Magenis et al announced that 28% of patients with Patau syndrome die in their first week, 44% in their first month and 86% in their first year. Taylor announced the mean life expectancy 89.2+ 29.9 days, but Redheedran et al12 and Zoll et al.7 announced that some children with trisomy 13 survive into their teens. Our case died one day after birth. Patients with Patau syndrome are trisomic for chromosome 13, and there is 3 chromosome instead of 2. With extra chromosome in group D, in karyotype there is 47 XX+D total chromosome. 20% of cases have 46 chromosome but they have Robertsonian type of translocation between chromosome 13 and 14.13
Golstein et al14 established that mother age is over 35 in their study. Mother age is advanced in cases of chromosomal nondisjunction. Mean mother age is 39 in this group. In our case mother age was 40. In translocation and mosaicism type of trisomic cases, mother or father may be carrier and other children have risk of disease. If mother and father are not carriers, recurrence risk is less than 1%.
Boyd et al15 reported that mothers who have fetus with trisomy 13 are at risk of preeclampsia more than mothers who have fetus with trisomy 21 and 18 or with no chromosomal anomaly.
As a result, trisomy 13 is known as one of the oldest chromosomal disorder. Autosomal cytogenetic abnormalities should be considered in case of mothers with preeclampsia, mothers older than 35 years old and who have spontaneous abortus and genetic consulting should be recommended.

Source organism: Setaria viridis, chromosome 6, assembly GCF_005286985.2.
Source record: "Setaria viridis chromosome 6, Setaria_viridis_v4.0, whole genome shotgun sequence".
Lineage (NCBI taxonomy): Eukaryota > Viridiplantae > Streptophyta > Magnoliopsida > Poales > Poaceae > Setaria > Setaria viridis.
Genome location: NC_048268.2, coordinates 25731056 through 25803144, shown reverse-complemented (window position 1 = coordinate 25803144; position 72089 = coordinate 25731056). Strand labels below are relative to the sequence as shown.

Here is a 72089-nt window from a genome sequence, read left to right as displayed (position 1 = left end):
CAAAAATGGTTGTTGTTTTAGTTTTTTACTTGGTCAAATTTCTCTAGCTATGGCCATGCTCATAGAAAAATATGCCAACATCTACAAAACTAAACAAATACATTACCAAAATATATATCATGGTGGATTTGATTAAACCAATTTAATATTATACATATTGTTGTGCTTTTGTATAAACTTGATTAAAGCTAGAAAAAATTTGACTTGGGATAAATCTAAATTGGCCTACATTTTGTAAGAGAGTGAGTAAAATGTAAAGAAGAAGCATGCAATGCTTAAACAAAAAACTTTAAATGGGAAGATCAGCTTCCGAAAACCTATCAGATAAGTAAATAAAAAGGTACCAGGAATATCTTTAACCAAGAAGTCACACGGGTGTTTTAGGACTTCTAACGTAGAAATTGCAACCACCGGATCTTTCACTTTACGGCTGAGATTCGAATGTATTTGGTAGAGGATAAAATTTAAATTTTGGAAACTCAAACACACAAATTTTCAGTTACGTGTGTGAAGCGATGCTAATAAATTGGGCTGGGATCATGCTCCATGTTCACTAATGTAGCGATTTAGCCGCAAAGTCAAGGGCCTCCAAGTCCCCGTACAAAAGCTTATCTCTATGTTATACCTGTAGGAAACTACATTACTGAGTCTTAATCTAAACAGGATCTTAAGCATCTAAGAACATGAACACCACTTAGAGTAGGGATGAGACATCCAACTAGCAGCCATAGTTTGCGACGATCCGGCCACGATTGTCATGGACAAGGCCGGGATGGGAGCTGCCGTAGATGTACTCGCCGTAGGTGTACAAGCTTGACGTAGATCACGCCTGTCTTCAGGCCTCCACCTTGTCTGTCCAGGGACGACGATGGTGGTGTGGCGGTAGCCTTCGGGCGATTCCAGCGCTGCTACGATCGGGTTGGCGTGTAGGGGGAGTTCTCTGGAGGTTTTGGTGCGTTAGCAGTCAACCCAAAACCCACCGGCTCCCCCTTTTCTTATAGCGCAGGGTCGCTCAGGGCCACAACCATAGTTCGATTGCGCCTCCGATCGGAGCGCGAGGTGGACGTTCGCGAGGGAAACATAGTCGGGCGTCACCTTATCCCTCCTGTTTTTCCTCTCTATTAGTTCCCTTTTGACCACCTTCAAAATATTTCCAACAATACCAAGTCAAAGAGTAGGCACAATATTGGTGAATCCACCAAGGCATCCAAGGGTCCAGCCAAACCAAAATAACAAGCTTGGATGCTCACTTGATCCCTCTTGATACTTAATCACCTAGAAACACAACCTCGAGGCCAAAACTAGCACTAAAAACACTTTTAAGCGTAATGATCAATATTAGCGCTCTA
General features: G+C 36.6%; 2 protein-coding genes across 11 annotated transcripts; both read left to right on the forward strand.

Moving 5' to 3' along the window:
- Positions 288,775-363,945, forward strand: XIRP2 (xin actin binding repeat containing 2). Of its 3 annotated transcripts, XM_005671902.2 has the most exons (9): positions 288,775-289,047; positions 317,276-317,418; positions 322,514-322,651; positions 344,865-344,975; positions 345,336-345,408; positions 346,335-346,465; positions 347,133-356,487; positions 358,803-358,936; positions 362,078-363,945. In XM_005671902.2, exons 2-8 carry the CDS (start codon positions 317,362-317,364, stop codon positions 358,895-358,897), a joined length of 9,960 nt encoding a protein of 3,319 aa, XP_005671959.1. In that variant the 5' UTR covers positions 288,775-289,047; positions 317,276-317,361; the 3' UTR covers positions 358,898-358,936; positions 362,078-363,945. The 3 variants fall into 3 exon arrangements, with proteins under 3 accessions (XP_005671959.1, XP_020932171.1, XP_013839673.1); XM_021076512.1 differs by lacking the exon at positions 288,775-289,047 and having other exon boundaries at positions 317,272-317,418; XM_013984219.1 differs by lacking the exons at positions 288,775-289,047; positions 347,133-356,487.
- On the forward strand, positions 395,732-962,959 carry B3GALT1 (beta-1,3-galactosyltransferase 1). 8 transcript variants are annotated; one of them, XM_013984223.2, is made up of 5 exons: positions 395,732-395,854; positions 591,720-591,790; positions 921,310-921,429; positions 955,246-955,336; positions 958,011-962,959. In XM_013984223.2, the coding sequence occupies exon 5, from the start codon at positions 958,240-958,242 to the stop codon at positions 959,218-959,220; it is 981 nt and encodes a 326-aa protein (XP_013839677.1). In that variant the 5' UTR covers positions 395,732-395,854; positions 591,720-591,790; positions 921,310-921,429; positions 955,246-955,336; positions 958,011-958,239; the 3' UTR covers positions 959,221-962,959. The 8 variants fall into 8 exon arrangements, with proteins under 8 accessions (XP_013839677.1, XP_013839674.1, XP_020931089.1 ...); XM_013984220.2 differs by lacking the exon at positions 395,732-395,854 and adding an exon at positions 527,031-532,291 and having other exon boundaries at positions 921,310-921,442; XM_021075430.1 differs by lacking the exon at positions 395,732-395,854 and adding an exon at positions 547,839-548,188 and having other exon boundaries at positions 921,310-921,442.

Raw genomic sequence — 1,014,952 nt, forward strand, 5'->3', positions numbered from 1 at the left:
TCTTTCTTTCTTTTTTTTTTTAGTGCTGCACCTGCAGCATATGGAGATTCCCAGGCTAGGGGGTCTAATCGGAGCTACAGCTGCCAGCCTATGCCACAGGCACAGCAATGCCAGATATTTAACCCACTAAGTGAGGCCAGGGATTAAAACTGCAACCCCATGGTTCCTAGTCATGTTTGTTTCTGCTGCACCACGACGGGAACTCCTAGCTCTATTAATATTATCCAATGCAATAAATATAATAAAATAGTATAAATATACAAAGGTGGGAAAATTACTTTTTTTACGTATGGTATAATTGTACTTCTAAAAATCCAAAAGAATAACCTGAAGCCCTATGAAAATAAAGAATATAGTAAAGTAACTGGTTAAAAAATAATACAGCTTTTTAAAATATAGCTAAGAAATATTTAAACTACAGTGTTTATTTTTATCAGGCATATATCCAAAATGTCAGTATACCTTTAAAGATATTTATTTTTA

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4. Nielsen E, Sillesen J. Incidence of chromosome aberrations arising in 11, 148 newborn children. Hum Genet 1975; 30: 1.
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9. de Grouchy, Turleau C. Autosomal Disorders. Principles and Practice of Medical Genetics. New york, 2nd, 1990; 256-8.
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11. Taylor AJ. Autosomal trisomy 13 (Patau’s syndrome): a detailed 27 cases of Edward’s syndrome and 27 cases of Patau’s syndrome. J Med Genet 1968; 5: 227-52.
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15. Boyd PA, Lindenbaum RH, Redman C. Pre-eclampsia and trisomy 13: a possible association. Lancet 1987; 22: 425-7.
Figure 1.
Ultrasonographic appearance of holoprosencephaly.
Figure 2.
Macroscopic appearance of flat nose, cleft palate and cleft lip malformations.
Figure 3.
Cystic tubular structures with different dimensions.